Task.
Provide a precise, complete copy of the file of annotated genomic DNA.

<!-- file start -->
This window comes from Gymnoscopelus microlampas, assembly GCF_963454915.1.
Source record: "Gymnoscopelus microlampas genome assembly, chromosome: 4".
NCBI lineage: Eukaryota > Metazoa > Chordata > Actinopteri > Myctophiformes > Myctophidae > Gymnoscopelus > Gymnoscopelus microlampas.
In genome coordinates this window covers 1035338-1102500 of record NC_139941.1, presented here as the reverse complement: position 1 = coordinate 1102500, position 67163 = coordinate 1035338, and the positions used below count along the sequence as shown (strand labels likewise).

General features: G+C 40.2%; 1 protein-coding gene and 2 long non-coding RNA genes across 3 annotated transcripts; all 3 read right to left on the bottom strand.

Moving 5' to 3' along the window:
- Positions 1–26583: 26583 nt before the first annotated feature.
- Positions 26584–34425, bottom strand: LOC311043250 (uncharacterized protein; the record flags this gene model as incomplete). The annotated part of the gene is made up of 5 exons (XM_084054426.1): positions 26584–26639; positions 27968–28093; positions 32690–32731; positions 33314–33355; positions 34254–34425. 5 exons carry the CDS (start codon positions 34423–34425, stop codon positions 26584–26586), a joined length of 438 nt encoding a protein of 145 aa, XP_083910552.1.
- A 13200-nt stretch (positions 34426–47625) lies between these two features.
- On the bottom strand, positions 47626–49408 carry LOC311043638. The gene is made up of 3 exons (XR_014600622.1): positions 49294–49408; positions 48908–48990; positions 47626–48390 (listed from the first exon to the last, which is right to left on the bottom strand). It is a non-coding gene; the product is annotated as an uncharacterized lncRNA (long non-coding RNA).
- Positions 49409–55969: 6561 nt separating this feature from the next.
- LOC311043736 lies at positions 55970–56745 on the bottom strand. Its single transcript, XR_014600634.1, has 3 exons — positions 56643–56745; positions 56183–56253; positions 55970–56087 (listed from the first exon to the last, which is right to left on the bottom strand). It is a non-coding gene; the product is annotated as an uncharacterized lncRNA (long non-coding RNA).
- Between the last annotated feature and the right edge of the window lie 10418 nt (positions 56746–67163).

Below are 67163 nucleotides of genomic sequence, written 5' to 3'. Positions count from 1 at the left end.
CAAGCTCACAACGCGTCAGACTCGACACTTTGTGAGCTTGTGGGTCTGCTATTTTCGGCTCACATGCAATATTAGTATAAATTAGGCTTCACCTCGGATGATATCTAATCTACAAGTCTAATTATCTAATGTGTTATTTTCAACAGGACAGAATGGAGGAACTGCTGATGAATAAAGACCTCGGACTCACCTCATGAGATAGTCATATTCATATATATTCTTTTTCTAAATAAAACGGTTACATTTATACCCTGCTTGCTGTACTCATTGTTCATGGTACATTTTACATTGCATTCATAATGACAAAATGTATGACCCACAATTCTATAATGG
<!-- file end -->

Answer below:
This window comes from Gymnoscopelus microlampas, assembly GCF_963454915.1.
Source record: "Gymnoscopelus microlampas genome assembly, chromosome: 4".
NCBI lineage: Eukaryota > Metazoa > Chordata > Actinopteri > Myctophiformes > Myctophidae > Gymnoscopelus > Gymnoscopelus microlampas.
In genome coordinates this window covers 1035338-1102500 of record NC_139941.1, presented here as the reverse complement: position 1 = coordinate 1102500, position 67163 = coordinate 1035338, and the positions used below count along the sequence as shown (strand labels likewise).

General features: G+C 40.2%; 1 protein-coding gene and 2 long non-coding RNA genes across 3 annotated transcripts; all 3 read right to left on the bottom strand.

Moving 5' to 3' along the window:
- Positions 1–26583: 26583 nt before the first annotated feature.
- Positions 26584–34425, bottom strand: LOC311043250 (uncharacterized protein; the record flags this gene model as incomplete). The annotated part of the gene is made up of 5 exons (XM_084054426.1): positions 26584–26639; positions 27968–28093; positions 32690–32731; positions 33314–33355; positions 34254–34425. 5 exons carry the CDS (start codon positions 34423–34425, stop codon positions 26584–26586), a joined length of 438 nt encoding a protein of 145 aa, XP_083910552.1.
- A 13200-nt stretch (positions 34426–47625) lies between these two features.
- On the bottom strand, positions 47626–49408 carry LOC311043638. The gene is made up of 3 exons (XR_014600622.1): positions 49294–49408; positions 48908–48990; positions 47626–48390 (listed from the first exon to the last, which is right to left on the bottom strand). It is a non-coding gene; the product is annotated as an uncharacterized lncRNA (long non-coding RNA).
- Positions 49409–55969: 6561 nt separating this feature from the next.
- LOC311043736 lies at positions 55970–56745 on the bottom strand. Its single transcript, XR_014600634.1, has 3 exons — positions 56643–56745; positions 56183–56253; positions 55970–56087 (listed from the first exon to the last, which is right to left on the bottom strand). It is a non-coding gene; the product is annotated as an uncharacterized lncRNA (long non-coding RNA).
- Between the last annotated feature and the right edge of the window lie 10418 nt (positions 56746–67163).

Below are 67163 nucleotides of genomic sequence, written 5' to 3'. Positions count from 1 at the left end.
CAAGCTCACAACGCGTCAGACTCGACACTTTGTGAGCTTGTGGGTCTGCTATTTTCGGCTCACATGCAATATTAGTATAAATTAGGCTTCACCTCGGATGATATCTAATCTACAAGTCTAATTATCTAATGTGTTATTTTCAACAGGACAGAATGGAGGAACTGCTGATGAATAAAGACCTCGGACTCACCTCATGAGATAGTCATATTCATATATATTCTTTTTCTAAATAAAACGGTTACATTTATACCCTGCTTGCTGTACTCATTGTTCATGGTACATTTTACATTGCATTCATAATGACAAAATGTATGACCCACAATTCTATAATGG